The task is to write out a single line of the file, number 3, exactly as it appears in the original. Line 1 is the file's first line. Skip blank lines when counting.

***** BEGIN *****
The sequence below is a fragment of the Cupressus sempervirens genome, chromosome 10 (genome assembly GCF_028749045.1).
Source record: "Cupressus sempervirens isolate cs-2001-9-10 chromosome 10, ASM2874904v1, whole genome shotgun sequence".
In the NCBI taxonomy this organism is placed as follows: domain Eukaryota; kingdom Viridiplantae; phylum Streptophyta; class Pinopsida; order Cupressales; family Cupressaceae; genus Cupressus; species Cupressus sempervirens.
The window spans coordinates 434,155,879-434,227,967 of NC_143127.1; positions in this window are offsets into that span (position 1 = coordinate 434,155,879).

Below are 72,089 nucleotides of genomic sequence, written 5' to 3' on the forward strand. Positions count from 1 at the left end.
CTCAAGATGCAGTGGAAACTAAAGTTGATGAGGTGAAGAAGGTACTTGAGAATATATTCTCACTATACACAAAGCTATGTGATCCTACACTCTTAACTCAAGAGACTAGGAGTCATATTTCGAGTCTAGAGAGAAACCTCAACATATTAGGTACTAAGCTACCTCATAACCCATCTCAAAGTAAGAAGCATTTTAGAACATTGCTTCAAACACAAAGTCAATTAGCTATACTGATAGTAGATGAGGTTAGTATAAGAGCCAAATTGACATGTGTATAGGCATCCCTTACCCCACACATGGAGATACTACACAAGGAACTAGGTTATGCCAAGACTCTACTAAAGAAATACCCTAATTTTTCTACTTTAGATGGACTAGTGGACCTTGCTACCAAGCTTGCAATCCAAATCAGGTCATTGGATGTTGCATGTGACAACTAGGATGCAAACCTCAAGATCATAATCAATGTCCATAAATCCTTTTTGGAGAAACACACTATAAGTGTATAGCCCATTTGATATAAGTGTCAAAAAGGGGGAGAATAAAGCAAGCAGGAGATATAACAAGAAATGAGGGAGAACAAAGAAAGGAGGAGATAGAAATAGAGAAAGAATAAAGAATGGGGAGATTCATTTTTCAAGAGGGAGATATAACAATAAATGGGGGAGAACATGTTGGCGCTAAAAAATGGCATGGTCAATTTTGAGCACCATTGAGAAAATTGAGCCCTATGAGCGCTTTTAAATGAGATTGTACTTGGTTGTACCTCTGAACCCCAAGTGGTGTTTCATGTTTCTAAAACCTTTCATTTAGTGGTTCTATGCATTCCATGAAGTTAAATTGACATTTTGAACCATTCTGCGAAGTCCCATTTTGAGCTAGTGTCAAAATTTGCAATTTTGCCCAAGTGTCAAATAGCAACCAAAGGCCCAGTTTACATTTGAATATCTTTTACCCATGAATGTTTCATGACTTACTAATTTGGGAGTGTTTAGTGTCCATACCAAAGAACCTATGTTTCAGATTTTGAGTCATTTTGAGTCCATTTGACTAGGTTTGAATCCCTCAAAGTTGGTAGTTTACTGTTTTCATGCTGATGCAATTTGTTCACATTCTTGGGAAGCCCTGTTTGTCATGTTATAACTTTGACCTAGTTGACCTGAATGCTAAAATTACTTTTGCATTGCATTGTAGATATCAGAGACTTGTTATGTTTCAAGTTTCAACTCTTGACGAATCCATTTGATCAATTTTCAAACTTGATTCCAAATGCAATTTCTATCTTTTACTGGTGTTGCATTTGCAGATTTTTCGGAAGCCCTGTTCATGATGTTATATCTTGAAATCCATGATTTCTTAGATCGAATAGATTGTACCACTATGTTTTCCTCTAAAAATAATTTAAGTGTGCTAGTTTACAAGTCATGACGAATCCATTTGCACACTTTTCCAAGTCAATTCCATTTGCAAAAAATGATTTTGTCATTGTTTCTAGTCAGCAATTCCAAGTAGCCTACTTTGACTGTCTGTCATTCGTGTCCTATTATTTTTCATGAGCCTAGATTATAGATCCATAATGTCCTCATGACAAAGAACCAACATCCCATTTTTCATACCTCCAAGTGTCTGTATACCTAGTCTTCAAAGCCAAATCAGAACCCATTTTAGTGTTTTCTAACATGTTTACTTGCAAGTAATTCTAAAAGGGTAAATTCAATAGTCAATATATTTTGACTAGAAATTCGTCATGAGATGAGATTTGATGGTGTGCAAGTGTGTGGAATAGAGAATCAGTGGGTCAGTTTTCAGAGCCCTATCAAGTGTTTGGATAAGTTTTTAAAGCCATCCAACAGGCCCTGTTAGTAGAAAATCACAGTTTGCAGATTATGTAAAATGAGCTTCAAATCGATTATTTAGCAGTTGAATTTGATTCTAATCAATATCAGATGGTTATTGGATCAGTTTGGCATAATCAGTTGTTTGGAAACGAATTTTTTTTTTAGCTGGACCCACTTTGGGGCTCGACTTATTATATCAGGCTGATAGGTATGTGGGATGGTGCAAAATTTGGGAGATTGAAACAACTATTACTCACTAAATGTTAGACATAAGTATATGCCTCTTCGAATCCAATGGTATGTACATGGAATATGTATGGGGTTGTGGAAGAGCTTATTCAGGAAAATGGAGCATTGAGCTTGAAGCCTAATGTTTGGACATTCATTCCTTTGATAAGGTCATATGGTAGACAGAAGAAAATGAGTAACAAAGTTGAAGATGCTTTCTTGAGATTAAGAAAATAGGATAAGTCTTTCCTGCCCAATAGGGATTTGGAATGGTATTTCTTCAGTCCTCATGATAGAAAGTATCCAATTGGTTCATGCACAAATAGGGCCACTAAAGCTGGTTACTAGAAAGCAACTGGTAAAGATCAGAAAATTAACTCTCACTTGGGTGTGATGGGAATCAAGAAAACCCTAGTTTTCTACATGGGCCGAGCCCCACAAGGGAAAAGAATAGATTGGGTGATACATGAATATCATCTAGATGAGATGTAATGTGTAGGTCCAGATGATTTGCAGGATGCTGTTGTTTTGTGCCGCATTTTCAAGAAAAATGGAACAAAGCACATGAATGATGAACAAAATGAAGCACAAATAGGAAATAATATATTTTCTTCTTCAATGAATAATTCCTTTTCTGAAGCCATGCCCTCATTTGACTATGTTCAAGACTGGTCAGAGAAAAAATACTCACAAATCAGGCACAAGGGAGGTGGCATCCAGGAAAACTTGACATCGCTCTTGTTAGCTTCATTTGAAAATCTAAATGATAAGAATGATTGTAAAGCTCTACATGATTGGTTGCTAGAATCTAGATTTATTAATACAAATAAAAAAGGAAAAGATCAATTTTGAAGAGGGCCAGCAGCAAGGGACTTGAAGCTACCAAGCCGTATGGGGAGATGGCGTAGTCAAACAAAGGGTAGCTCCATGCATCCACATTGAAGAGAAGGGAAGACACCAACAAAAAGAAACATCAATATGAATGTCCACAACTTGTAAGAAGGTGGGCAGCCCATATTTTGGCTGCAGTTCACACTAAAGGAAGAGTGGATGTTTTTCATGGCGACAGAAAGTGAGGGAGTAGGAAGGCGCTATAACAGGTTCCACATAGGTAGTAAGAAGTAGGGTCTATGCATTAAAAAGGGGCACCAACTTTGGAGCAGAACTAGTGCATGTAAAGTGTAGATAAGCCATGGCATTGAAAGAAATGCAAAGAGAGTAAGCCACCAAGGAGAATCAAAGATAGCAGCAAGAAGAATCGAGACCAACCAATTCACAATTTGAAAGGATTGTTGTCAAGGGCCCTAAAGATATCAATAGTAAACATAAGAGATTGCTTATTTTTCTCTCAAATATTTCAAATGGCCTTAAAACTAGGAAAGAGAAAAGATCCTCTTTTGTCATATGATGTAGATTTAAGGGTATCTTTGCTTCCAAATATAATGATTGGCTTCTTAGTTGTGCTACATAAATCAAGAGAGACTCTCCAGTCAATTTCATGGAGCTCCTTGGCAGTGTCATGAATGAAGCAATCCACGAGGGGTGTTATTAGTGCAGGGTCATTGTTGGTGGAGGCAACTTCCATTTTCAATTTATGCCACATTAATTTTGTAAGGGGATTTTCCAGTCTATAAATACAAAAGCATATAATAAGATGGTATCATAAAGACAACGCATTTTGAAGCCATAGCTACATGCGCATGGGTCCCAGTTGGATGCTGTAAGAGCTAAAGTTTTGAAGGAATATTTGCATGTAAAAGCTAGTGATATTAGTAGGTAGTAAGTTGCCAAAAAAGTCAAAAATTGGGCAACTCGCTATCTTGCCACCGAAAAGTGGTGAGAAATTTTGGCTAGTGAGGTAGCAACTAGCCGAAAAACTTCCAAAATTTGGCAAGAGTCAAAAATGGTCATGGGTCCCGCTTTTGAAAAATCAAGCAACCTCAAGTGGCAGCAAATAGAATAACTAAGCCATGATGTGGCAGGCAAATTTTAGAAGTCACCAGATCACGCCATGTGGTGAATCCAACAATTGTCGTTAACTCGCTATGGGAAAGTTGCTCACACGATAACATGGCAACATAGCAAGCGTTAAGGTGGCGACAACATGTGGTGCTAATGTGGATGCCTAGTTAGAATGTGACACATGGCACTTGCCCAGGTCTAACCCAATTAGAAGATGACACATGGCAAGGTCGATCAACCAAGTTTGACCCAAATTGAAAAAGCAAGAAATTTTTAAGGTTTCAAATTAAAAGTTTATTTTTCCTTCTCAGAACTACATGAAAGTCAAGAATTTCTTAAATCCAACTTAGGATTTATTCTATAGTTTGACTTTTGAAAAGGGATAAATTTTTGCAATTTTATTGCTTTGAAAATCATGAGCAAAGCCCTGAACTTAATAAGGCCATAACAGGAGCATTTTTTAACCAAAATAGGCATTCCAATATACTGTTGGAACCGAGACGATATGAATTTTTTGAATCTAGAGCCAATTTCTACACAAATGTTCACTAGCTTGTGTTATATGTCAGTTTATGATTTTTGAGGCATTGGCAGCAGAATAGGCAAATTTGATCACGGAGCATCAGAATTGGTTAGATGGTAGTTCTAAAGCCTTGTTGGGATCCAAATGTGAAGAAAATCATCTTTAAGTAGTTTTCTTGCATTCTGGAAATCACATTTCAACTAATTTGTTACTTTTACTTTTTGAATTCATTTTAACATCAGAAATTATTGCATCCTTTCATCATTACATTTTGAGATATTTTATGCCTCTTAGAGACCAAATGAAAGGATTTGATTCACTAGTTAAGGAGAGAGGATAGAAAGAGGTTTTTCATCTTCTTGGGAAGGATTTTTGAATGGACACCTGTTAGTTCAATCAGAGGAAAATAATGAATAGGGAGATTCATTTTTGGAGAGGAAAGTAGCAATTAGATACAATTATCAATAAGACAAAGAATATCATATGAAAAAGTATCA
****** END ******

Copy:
In the NCBI taxonomy this organism is placed as follows: domain Eukaryota; kingdom Viridiplantae; phylum Streptophyta; class Pinopsida; order Cupressales; family Cupressaceae; genus Cupressus; species Cupressus sempervirens.